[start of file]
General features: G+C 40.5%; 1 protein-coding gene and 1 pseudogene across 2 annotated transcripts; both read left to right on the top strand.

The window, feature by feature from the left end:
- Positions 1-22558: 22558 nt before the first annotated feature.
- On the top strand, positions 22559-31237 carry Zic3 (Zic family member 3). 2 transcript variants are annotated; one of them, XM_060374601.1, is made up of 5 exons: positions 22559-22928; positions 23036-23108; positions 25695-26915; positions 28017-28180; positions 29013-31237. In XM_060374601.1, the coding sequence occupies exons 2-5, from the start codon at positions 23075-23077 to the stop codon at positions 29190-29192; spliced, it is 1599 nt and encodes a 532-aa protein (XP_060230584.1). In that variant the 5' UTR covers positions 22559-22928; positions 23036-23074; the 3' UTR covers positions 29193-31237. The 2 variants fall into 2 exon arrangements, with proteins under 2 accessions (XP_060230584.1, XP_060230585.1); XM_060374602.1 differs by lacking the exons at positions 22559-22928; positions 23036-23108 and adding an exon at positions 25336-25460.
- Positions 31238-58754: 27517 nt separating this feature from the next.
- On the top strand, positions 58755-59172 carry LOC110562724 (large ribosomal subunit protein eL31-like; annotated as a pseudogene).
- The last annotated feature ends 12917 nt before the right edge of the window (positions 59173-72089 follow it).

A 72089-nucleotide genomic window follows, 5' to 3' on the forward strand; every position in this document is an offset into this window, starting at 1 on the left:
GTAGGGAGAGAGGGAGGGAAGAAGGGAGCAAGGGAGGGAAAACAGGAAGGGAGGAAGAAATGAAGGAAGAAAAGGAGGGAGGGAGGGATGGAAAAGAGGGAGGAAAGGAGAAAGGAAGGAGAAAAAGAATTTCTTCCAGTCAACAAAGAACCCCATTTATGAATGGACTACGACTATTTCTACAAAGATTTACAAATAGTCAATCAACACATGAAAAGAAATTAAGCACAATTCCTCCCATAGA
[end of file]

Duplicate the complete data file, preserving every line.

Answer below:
General features: G+C 40.5%; 1 protein-coding gene and 1 pseudogene across 2 annotated transcripts; both read left to right on the top strand.

The window, feature by feature from the left end:
- Positions 1-22558: 22558 nt before the first annotated feature.
- On the top strand, positions 22559-31237 carry Zic3 (Zic family member 3). 2 transcript variants are annotated; one of them, XM_060374601.1, is made up of 5 exons: positions 22559-22928; positions 23036-23108; positions 25695-26915; positions 28017-28180; positions 29013-31237. In XM_060374601.1, the coding sequence occupies exons 2-5, from the start codon at positions 23075-23077 to the stop codon at positions 29190-29192; spliced, it is 1599 nt and encodes a 532-aa protein (XP_060230584.1). In that variant the 5' UTR covers positions 22559-22928; positions 23036-23074; the 3' UTR covers positions 29193-31237. The 2 variants fall into 2 exon arrangements, with proteins under 2 accessions (XP_060230584.1, XP_060230585.1); XM_060374602.1 differs by lacking the exons at positions 22559-22928; positions 23036-23108 and adding an exon at positions 25336-25460.
- Positions 31238-58754: 27517 nt separating this feature from the next.
- On the top strand, positions 58755-59172 carry LOC110562724 (large ribosomal subunit protein eL31-like; annotated as a pseudogene).
- The last annotated feature ends 12917 nt before the right edge of the window (positions 59173-72089 follow it).

A 72089-nucleotide genomic window follows, 5' to 3' on the forward strand; every position in this document is an offset into this window, starting at 1 on the left:
GTAGGGAGAGAGGGAGGGAAGAAGGGAGCAAGGGAGGGAAAACAGGAAGGGAGGAAGAAATGAAGGAAGAAAAGGAGGGAGGGAGGGATGGAAAAGAGGGAGGAAAGGAGAAAGGAAGGAGAAAAAGAATTTCTTCCAGTCAACAAAGAACCCCATTTATGAATGGACTACGACTATTTCTACAAAGATTTACAAATAGTCAATCAACACATGAAAAGAAATTAAGCACAATTCCTCCCATAGA